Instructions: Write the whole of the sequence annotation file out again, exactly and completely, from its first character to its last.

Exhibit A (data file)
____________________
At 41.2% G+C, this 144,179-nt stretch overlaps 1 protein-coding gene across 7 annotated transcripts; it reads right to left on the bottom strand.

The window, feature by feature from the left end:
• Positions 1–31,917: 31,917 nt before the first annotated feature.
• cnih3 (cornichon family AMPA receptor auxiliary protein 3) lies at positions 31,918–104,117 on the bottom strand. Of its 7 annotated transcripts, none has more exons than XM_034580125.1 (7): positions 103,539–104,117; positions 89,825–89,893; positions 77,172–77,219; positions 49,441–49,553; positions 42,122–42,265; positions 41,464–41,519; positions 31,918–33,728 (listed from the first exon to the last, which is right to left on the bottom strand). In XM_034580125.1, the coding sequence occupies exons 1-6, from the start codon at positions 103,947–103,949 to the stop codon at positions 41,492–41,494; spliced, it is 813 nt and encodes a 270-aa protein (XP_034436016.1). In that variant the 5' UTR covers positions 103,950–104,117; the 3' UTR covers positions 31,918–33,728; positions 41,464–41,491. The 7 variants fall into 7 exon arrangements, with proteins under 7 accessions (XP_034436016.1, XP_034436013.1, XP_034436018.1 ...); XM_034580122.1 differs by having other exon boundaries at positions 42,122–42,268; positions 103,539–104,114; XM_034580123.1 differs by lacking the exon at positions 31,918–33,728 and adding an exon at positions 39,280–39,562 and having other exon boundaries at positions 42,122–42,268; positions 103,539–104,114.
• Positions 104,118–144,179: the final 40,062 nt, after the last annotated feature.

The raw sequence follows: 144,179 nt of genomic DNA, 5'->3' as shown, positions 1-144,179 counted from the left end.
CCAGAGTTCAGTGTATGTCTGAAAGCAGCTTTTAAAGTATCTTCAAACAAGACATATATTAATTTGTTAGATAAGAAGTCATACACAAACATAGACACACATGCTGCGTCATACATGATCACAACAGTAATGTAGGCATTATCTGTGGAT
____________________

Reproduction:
At 41.2% G+C, this 144,179-nt stretch overlaps 1 protein-coding gene across 7 annotated transcripts; it reads right to left on the bottom strand.

The window, feature by feature from the left end:
• Positions 1–31,917: 31,917 nt before the first annotated feature.
• cnih3 (cornichon family AMPA receptor auxiliary protein 3) lies at positions 31,918–104,117 on the bottom strand. Of its 7 annotated transcripts, none has more exons than XM_034580125.1 (7): positions 103,539–104,117; positions 89,825–89,893; positions 77,172–77,219; positions 49,441–49,553; positions 42,122–42,265; positions 41,464–41,519; positions 31,918–33,728 (listed from the first exon to the last, which is right to left on the bottom strand). In XM_034580125.1, the coding sequence occupies exons 1-6, from the start codon at positions 103,947–103,949 to the stop codon at positions 41,492–41,494; spliced, it is 813 nt and encodes a 270-aa protein (XP_034436016.1). In that variant the 5' UTR covers positions 103,950–104,117; the 3' UTR covers positions 31,918–33,728; positions 41,464–41,491. The 7 variants fall into 7 exon arrangements, with proteins under 7 accessions (XP_034436016.1, XP_034436013.1, XP_034436018.1 ...); XM_034580122.1 differs by having other exon boundaries at positions 42,122–42,268; positions 103,539–104,114; XM_034580123.1 differs by lacking the exon at positions 31,918–33,728 and adding an exon at positions 39,280–39,562 and having other exon boundaries at positions 42,122–42,268; positions 103,539–104,114.
• Positions 104,118–144,179: the final 40,062 nt, after the last annotated feature.

The raw sequence follows: 144,179 nt of genomic DNA, 5'->3' as shown, positions 1-144,179 counted from the left end.
CCAGAGTTCAGTGTATGTCTGAAAGCAGCTTTTAAAGTATCTTCAAACAAGACATATATTAATTTGTTAGATAAGAAGTCATACACAAACATAGACACACATGCTGCGTCATACATGATCACAACAGTAATGTAGGCATTATCTGTGGAT